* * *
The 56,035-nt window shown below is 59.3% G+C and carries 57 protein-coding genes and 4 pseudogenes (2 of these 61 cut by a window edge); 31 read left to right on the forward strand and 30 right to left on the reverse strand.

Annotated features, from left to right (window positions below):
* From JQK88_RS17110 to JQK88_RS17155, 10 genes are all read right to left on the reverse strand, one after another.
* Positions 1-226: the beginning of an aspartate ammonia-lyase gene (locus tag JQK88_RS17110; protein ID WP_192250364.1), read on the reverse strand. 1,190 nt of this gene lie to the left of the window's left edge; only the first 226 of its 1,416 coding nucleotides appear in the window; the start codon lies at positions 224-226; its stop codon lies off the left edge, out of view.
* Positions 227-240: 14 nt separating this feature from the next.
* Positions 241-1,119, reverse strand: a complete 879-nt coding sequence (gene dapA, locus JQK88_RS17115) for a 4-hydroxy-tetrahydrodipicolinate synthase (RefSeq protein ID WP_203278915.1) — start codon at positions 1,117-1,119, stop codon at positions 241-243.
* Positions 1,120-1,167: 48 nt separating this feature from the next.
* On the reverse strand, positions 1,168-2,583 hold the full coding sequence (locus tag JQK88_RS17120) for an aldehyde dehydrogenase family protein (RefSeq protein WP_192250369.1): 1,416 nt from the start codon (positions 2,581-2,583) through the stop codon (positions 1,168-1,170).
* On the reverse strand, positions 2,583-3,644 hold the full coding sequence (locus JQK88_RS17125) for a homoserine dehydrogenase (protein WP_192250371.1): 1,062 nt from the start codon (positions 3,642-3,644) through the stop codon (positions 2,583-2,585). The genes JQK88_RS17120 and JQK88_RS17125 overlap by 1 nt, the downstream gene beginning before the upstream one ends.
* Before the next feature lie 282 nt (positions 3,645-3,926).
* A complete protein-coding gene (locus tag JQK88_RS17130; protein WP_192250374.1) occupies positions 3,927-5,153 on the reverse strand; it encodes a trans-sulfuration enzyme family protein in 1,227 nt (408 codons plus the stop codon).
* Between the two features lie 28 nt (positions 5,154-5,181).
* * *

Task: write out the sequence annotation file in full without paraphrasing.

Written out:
The 56,035-nt window shown below is 59.3% G+C and carries 57 protein-coding genes and 4 pseudogenes (2 of these 61 cut by a window edge); 31 read left to right on the forward strand and 30 right to left on the reverse strand.

Annotated features, from left to right (window positions below):
* From JQK88_RS17110 to JQK88_RS17155, 10 genes are all read right to left on the reverse strand, one after another.
* Positions 1-226: the beginning of an aspartate ammonia-lyase gene (locus tag JQK88_RS17110; protein ID WP_192250364.1), read on the reverse strand. 1,190 nt of this gene lie to the left of the window's left edge; only the first 226 of its 1,416 coding nucleotides appear in the window; the start codon lies at positions 224-226; its stop codon lies off the left edge, out of view.
* Positions 227-240: 14 nt separating this feature from the next.
* Positions 241-1,119, reverse strand: a complete 879-nt coding sequence (gene dapA, locus JQK88_RS17115) for a 4-hydroxy-tetrahydrodipicolinate synthase (RefSeq protein ID WP_203278915.1) — start codon at positions 1,117-1,119, stop codon at positions 241-243.
* Positions 1,120-1,167: 48 nt separating this feature from the next.
* On the reverse strand, positions 1,168-2,583 hold the full coding sequence (locus tag JQK88_RS17120) for an aldehyde dehydrogenase family protein (RefSeq protein WP_192250369.1): 1,416 nt from the start codon (positions 2,581-2,583) through the stop codon (positions 1,168-1,170).
* On the reverse strand, positions 2,583-3,644 hold the full coding sequence (locus JQK88_RS17125) for a homoserine dehydrogenase (protein WP_192250371.1): 1,062 nt from the start codon (positions 3,642-3,644) through the stop codon (positions 2,583-2,585). The genes JQK88_RS17120 and JQK88_RS17125 overlap by 1 nt, the downstream gene beginning before the upstream one ends.
* Before the next feature lie 282 nt (positions 3,645-3,926).
* A complete protein-coding gene (locus tag JQK88_RS17130; protein WP_192250374.1) occupies positions 3,927-5,153 on the reverse strand; it encodes a trans-sulfuration enzyme family protein in 1,227 nt (408 codons plus the stop codon).
* Between the two features lie 28 nt (positions 5,154-5,181).